UMSOD to Launch a Summer Biomedical Science Experience Program

January 24, 2023    |  

Norbert Myslinski, associate professor, Department of Neural and Pain Sciences; and Hening Ren, assistant professor in the Department of Oncology and Diagnostic Sciences; are the recipients of a $675,000 grant over five years from the National Institute of Dental and Craniofacial Research to launch a new University of Maryland School of Dentistry (UMSOD) summer program aimed at developing future researchers and educators with a passion for and knowledge of dental and oral health research and care.

Hening Ren, PhD, and Norbert Myslinski, PhD, are the recipients of an NICDR grant in support of a new program aimed at developing future researchers and educators.

Hening Ren, PhD, and Norbert Myslinski, PhD, are the recipients of an NICDR grant in support of a new program aimed at developing future researchers and educators.

Called the Maryland Program in Dental Research Experience -- or D-REX-- the initiative will provide hands-on laboratory experiences to high school and college students, particularly those from underrepresented populations; as well as high school teachers who either come from or teach in schools serving underrepresented populations. Co-directed by Myslinski and Ren, the nine-week program will offer training in lab techniques and seminars on topics such as scientific methodology and career opportunities in the biomedical sciences.

Creating an ever-widening network of youths and educators who are excited about research, particularly in the dental and craniofacial field is critical to future innovation, Ren said. “Our goal is two-fold: Building mentoring relationships for the students that inspire them to pursue oral health professions and enabling   high school science teachers to learn new methods and ideas so they take them back to the classrooms and effect a much larger group than we can working one-on-one with students.”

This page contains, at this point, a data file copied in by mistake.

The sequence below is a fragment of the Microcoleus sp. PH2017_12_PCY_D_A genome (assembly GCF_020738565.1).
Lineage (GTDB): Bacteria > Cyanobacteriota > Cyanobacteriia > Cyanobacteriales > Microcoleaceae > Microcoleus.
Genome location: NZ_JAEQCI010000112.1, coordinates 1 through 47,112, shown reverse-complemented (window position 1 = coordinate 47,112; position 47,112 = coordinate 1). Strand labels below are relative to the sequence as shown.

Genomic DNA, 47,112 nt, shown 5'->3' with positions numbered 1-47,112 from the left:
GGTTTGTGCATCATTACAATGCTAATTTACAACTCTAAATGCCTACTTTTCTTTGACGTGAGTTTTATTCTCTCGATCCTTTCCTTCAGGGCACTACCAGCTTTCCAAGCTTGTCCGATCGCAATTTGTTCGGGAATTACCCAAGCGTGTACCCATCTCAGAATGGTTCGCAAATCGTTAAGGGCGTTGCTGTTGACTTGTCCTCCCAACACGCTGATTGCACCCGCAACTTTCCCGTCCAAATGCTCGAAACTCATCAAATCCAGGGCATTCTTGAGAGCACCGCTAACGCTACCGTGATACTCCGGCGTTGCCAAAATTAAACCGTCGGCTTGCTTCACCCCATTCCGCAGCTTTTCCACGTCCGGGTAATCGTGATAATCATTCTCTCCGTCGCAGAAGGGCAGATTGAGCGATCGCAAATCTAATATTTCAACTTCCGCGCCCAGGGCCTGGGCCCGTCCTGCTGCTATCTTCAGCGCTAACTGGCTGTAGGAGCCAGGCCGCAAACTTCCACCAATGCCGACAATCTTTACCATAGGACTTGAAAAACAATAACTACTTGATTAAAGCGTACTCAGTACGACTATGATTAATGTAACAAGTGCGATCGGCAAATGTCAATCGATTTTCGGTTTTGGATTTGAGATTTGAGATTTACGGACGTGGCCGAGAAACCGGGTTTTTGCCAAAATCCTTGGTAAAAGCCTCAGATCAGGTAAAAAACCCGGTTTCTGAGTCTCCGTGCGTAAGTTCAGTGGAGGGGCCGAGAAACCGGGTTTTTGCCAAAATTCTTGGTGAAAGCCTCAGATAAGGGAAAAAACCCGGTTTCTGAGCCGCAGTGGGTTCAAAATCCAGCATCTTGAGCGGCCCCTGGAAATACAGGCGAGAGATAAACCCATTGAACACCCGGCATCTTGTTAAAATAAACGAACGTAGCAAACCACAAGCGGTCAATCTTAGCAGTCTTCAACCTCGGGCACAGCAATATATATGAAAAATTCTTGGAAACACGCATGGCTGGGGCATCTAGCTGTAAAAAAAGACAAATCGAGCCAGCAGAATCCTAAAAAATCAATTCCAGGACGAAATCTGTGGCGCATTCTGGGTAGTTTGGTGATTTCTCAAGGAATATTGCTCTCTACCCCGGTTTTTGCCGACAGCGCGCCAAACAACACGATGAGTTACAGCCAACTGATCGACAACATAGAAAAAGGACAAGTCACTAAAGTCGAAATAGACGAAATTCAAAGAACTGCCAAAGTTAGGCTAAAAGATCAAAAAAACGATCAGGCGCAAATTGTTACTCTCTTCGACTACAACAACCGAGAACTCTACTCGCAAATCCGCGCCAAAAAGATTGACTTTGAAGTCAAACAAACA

Myslinski and Ren plan to enroll five high school students, five undergraduate students, and two high school teachers drawn from throughout the Baltimore region in the first cohort, which will be launched in June 2023. Each participant will be paired with a mentor who has been recruited from UMSOD’s research faculty.

“By providing these student experiences, we aim to develop future leaders in research who will find a cure for oral facial disorders and make other biomedical innovations,” Myslinski said. “And to shape the future of the dental profession, we want the best and the brightest!”

Noting that the development of new pathways for students who are interested in the oral health professions is a priority for the School of Dentistry, Mark A. Reynolds, DDS, PhD, UMSOD dean and professor, said, “I am pleased that we are able to launch this exciting new program. I look forward to welcoming the students and teachers to our school and helping them gain knowledge and skills that will enhance their success in classrooms, colleges, and beyond.”

The D-Rex program will dovetail well with UMSOD’s existing summer programs, said Man-Kyo Chung, DMD, PhD, professor in the Department of Neural and Pain Sciences and UMSOD’s assistant dean of research and graduate studies. “D-REX will be integrated with the ongoing UMSOD Summer Research Training Program for dental students. We anticipate that by experiencing research along with dental students, the D-REX trainees will be further motivated to pursue oral health-related careers.”

To recruit top-notch applicants, the co-directors plan to reach out to area schools and community partners, including the University of Maryland, Baltimore’s CURE Scholars Program. They also will be in contact the International Brain Bee (IBB), a global educational and outreach nonprofit that aims to inspire youths to pursue careers in neuroscience, said Myslinski, who in 1998 founded the international competition and continues to sit on its board of directors.

Applicants for the program will be assessed by their grades, interest in science, and previous lab experience. Once the participants have been chosen, “it will be very important to place the right student with the right mentor,” he said. “We have to consider the interests and skills of mentors and students — and match them.”